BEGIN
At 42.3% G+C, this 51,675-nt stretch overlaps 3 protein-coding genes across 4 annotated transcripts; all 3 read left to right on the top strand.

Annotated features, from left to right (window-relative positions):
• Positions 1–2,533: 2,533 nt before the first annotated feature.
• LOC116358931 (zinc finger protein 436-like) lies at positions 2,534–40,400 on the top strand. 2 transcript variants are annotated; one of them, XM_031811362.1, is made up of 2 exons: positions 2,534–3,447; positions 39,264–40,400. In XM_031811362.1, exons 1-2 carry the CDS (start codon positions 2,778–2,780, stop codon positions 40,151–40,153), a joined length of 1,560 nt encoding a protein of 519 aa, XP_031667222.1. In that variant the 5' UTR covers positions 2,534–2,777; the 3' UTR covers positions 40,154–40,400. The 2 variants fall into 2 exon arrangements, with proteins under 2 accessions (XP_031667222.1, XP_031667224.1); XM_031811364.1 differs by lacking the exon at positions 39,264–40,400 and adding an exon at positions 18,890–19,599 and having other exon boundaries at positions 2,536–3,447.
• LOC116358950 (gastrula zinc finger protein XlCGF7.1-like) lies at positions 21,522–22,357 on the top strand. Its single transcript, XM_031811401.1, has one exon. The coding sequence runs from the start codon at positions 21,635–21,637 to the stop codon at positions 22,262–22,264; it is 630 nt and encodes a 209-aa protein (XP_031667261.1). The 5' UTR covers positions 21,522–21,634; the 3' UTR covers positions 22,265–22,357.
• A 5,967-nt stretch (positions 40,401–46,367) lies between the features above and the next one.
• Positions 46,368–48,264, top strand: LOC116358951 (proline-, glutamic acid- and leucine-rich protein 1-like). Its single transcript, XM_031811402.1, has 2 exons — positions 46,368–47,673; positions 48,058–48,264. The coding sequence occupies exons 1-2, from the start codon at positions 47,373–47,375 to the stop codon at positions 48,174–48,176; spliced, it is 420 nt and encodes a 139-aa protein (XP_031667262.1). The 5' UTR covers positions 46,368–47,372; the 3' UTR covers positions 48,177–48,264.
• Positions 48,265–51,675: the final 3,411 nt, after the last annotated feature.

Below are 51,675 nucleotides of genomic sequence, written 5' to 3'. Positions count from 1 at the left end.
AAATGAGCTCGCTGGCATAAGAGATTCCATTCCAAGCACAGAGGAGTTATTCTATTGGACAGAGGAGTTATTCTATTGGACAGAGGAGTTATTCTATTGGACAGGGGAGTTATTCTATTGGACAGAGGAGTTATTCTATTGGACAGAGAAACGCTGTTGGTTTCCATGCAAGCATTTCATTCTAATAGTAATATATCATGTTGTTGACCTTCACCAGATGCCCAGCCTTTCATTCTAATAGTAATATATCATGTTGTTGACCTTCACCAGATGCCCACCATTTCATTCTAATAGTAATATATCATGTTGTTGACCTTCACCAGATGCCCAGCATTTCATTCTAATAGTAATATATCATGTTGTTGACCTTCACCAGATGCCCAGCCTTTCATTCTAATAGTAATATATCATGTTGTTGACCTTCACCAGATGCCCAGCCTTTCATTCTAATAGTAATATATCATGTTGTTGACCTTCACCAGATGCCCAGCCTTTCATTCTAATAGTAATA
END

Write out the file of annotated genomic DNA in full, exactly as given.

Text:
At 42.3% G+C, this 51,675-nt stretch overlaps 3 protein-coding genes across 4 annotated transcripts; all 3 read left to right on the top strand.

Annotated features, from left to right (window-relative positions):
• Positions 1–2,533: 2,533 nt before the first annotated feature.
• LOC116358931 (zinc finger protein 436-like) lies at positions 2,534–40,400 on the top strand. 2 transcript variants are annotated; one of them, XM_031811362.1, is made up of 2 exons: positions 2,534–3,447; positions 39,264–40,400. In XM_031811362.1, exons 1-2 carry the CDS (start codon positions 2,778–2,780, stop codon positions 40,151–40,153), a joined length of 1,560 nt encoding a protein of 519 aa, XP_031667222.1. In that variant the 5' UTR covers positions 2,534–2,777; the 3' UTR covers positions 40,154–40,400. The 2 variants fall into 2 exon arrangements, with proteins under 2 accessions (XP_031667222.1, XP_031667224.1); XM_031811364.1 differs by lacking the exon at positions 39,264–40,400 and adding an exon at positions 18,890–19,599 and having other exon boundaries at positions 2,536–3,447.
• LOC116358950 (gastrula zinc finger protein XlCGF7.1-like) lies at positions 21,522–22,357 on the top strand. Its single transcript, XM_031811401.1, has one exon. The coding sequence runs from the start codon at positions 21,635–21,637 to the stop codon at positions 22,262–22,264; it is 630 nt and encodes a 209-aa protein (XP_031667261.1). The 5' UTR covers positions 21,522–21,634; the 3' UTR covers positions 22,265–22,357.
• A 5,967-nt stretch (positions 40,401–46,367) lies between the features above and the next one.
• Positions 46,368–48,264, top strand: LOC116358951 (proline-, glutamic acid- and leucine-rich protein 1-like). Its single transcript, XM_031811402.1, has 2 exons — positions 46,368–47,673; positions 48,058–48,264. The coding sequence occupies exons 1-2, from the start codon at positions 47,373–47,375 to the stop codon at positions 48,174–48,176; spliced, it is 420 nt and encodes a 139-aa protein (XP_031667262.1). The 5' UTR covers positions 46,368–47,372; the 3' UTR covers positions 48,177–48,264.
• Positions 48,265–51,675: the final 3,411 nt, after the last annotated feature.

Below are 51,675 nucleotides of genomic sequence, written 5' to 3'. Positions count from 1 at the left end.
AAATGAGCTCGCTGGCATAAGAGATTCCATTCCAAGCACAGAGGAGTTATTCTATTGGACAGAGGAGTTATTCTATTGGACAGAGGAGTTATTCTATTGGACAGGGGAGTTATTCTATTGGACAGAGGAGTTATTCTATTGGACAGAGAAACGCTGTTGGTTTCCATGCAAGCATTTCATTCTAATAGTAATATATCATGTTGTTGACCTTCACCAGATGCCCAGCCTTTCATTCTAATAGTAATATATCATGTTGTTGACCTTCACCAGATGCCCACCATTTCATTCTAATAGTAATATATCATGTTGTTGACCTTCACCAGATGCCCAGCATTTCATTCTAATAGTAATATATCATGTTGTTGACCTTCACCAGATGCCCAGCCTTTCATTCTAATAGTAATATATCATGTTGTTGACCTTCACCAGATGCCCAGCCTTTCATTCTAATAGTAATATATCATGTTGTTGACCTTCACCAGATGCCCAGCCTTTCATTCTAATAGTAATA